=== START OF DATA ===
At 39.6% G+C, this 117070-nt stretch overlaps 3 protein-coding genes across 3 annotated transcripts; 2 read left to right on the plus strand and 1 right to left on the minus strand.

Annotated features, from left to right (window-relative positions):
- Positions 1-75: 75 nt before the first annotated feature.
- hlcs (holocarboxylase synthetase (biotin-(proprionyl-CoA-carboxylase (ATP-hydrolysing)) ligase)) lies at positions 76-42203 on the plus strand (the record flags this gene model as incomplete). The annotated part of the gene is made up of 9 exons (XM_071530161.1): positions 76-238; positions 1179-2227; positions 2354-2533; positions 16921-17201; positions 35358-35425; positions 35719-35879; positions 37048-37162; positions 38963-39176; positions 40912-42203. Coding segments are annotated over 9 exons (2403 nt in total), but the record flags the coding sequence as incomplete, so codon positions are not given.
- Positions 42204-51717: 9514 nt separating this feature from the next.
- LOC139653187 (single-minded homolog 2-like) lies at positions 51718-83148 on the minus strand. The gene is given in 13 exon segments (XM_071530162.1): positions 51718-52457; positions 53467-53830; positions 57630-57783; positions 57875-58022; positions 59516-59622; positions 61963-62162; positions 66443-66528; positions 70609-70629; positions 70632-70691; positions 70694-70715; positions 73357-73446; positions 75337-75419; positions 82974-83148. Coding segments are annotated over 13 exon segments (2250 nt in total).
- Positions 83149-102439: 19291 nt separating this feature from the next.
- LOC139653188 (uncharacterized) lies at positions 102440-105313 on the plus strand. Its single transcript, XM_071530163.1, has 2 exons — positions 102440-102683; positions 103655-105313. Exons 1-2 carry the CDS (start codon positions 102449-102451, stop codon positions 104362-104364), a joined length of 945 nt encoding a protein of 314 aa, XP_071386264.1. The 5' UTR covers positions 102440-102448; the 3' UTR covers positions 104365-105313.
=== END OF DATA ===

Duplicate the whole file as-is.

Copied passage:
At 39.6% G+C, this 117070-nt stretch overlaps 3 protein-coding genes across 3 annotated transcripts; 2 read left to right on the plus strand and 1 right to left on the minus strand.

Annotated features, from left to right (window-relative positions):
- Positions 1-75: 75 nt before the first annotated feature.
- hlcs (holocarboxylase synthetase (biotin-(proprionyl-CoA-carboxylase (ATP-hydrolysing)) ligase)) lies at positions 76-42203 on the plus strand (the record flags this gene model as incomplete). The annotated part of the gene is made up of 9 exons (XM_071530161.1): positions 76-238; positions 1179-2227; positions 2354-2533; positions 16921-17201; positions 35358-35425; positions 35719-35879; positions 37048-37162; positions 38963-39176; positions 40912-42203. Coding segments are annotated over 9 exons (2403 nt in total), but the record flags the coding sequence as incomplete, so codon positions are not given.
- Positions 42204-51717: 9514 nt separating this feature from the next.
- LOC139653187 (single-minded homolog 2-like) lies at positions 51718-83148 on the minus strand. The gene is given in 13 exon segments (XM_071530162.1): positions 51718-52457; positions 53467-53830; positions 57630-57783; positions 57875-58022; positions 59516-59622; positions 61963-62162; positions 66443-66528; positions 70609-70629; positions 70632-70691; positions 70694-70715; positions 73357-73446; positions 75337-75419; positions 82974-83148. Coding segments are annotated over 13 exon segments (2250 nt in total).
- Positions 83149-102439: 19291 nt separating this feature from the next.
- LOC139653188 (uncharacterized) lies at positions 102440-105313 on the plus strand. Its single transcript, XM_071530163.1, has 2 exons — positions 102440-102683; positions 103655-105313. Exons 1-2 carry the CDS (start codon positions 102449-102451, stop codon positions 104362-104364), a joined length of 945 nt encoding a protein of 314 aa, XP_071386264.1. The 5' UTR covers positions 102440-102448; the 3' UTR covers positions 104365-105313.